Based on current UNOS policy, the "status 1" designation requires that patients with ALF be in an intensive care unit and have either kidney or respiratory failure requiring dialysis or mechanical ventilation, respectively, or an INR > 2, a lab test measuring the clotting time that when elevated signifies severe liver failure.
Because the chances of rapidly dying with severe ALF are high, and the waiting times for transplant are unpredictable, listing appropriate patients with ALF as soon as they meet these criteria is important. Otherwise, they may develop complications that preclude liver transplantation, such as severe and untreatable cerebral edema or multi-organ failure. Obviously, patients must also meet other criteria for liver transplant candidacy (see Liver Transplant Knol).
It should be noted that, while UNOS listing is a necessary first step for liver transplant, listing is not a guarantee of liver transplant. For example, if the ALF patient develops major complications while awaiting liver transplant, such as unmanageable cerebral edema, or has contraindications to transplant (e.g., previously undiagnosed heart problems) during the pre-transplant evaluation, or spontaneously improves so that liver transplant is no longer needed, then liver transplant should not occur.
The final decision about whether to proceed with liver transplant is often made at the time a donor organ becomes available and is one of the most difficult decisions that liver transplant physicians (hepatologists) and surgeons face. Deciding to proceed with liver transplant, while potentially life saving, commits the patient not only to a major surgical procedure but also a lifetime of taking immunosuppressant and other medications. However, deciding not to proceed based on the hope that the patient's own liver will regenerate and recover, may result in a poor outcome if the patient unexpectedly takes a turn for the worse and another donor liver is not readily available.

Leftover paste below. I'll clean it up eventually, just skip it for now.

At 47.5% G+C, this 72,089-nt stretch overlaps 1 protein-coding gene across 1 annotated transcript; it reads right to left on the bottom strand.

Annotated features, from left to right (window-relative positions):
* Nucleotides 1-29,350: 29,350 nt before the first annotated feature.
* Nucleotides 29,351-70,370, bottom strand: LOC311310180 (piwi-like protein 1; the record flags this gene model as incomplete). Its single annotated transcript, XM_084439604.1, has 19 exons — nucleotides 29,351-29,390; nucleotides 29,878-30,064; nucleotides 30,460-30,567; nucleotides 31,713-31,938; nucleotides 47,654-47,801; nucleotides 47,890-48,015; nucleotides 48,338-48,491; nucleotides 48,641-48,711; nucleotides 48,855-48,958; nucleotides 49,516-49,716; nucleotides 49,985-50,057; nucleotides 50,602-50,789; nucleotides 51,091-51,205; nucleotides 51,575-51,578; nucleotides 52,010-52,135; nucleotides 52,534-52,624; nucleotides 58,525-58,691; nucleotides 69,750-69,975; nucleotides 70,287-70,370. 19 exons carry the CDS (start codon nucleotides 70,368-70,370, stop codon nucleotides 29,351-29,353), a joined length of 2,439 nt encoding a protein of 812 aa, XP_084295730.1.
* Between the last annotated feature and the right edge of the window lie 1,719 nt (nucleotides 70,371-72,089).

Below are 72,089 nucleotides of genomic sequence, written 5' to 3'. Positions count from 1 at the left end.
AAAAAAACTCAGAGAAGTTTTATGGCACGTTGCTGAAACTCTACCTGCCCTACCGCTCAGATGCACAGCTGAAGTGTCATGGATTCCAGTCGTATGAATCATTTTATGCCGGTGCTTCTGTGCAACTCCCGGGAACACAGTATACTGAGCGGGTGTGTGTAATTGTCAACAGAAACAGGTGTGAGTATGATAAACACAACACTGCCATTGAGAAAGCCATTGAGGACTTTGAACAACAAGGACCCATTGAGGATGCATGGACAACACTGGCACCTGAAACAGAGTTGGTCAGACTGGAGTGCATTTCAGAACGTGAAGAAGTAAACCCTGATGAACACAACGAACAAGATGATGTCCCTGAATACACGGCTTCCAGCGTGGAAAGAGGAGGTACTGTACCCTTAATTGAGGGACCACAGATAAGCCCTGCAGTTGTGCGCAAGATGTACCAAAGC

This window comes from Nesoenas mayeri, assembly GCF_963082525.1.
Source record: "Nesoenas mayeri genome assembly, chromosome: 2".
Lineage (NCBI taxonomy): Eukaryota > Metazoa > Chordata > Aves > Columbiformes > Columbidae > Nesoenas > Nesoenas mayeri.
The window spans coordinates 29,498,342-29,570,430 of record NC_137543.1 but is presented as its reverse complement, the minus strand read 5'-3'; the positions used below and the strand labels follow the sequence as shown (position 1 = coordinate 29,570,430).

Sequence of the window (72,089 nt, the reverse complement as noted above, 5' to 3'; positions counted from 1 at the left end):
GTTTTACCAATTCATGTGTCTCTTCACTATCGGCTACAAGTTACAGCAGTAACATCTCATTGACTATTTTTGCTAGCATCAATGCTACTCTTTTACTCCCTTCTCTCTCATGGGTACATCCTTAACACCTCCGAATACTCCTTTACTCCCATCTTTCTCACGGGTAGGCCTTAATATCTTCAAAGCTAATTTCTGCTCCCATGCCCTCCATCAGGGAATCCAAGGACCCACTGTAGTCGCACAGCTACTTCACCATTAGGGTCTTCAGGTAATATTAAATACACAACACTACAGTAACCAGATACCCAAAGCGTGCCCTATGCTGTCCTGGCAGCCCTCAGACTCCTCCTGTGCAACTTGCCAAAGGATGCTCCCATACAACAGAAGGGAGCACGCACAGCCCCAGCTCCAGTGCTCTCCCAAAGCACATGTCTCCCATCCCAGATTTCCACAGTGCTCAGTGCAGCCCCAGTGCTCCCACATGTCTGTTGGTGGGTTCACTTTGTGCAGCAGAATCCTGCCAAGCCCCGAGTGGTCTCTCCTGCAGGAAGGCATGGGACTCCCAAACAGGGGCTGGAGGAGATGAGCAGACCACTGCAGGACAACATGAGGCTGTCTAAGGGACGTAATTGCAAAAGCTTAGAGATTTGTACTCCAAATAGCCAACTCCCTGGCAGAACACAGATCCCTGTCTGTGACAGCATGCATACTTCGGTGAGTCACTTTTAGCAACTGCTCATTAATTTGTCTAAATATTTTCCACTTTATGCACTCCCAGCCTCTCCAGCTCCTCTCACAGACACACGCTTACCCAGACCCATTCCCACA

Survival following liver transplant for ALF has historically been lower than that for chronic liver disease. However, currently one-year survivals of greater than 80% are achieved at many programs, with some larger transplant centers reporting survivals of over 90% for transplanted ALF patients.
Since there are multiple causes of acute liver failure that all lead to essentially the same syndrome, no single measure is likely to be effective in preventing all cases. However, several measures can be envisioned that, if successfully executed, should significantly decrease the incidence of ALF in the US. For example, vaccination for hepatitis A and B has probably contributed to the declining incidence of ALF from viral hepatitis.
Public health initiatives, including guidelines regarding appropriate food handling, have likely also contributed by reducing the incidence of food-borne hepatitis A. Certainly, other areas deserve attention as well, including public education about the potential dangers of eating wild mushrooms. Finally, in the opinion of the author, legislative action directed at uncoupling acetaminophen-opiate drugs (like Vicodin®) would dramatically decrease the incidence of unintentional acetaminophen overdose (see Drug-induced Hepatitis knol), and this should therefore be a priority for the Food and Drug Administration and other regulatory agencies.
ALF is potentially reversible. The ALF patient's outcome depends on the balance between liver injury on the one end and liver regeneration and repair on the other. If the liver injury can be attenuated, or the liver repair and regenerative responses can be enhanced, then recovery is likely. Recent advances in molecular and cell biology have resulted in the identification of molecular targets that might soon be purposefully manipulated to tip the balance and achieve this goal.
The Acute Liver Failure Study Group consists of investigators and coordinators from 23 academic medical centers, all of which perform liver transplants, that receive support from the National Institute of Diabetes, Digestive, and Kidney Diseases to study the epidemiology, outcome and pathogenesis of ALF in the US.
Since the inception of the group in 1998, more than 1100 ALF patients have enrolled in the study, which includes a detailed clinical database as well as a serum and liver tissue bank. The group also has conducted a controlled, randomized, double blind trial of the use of an anti-oxidant, N-acetyl cysteine (NAC), for the treatment of ALF not due to acetaminophen.
"Mixing candy and poison" - National Public Radio/KQED - aired 10/31/05 (Halloween 2005)
"The danger of mixing candy and poison" - San Francisco Chronicle - printed 8/15/04:
* The last two links have related articles by the author arguing that acetaminophen-opiate combination drugs should be removed from the marketplace.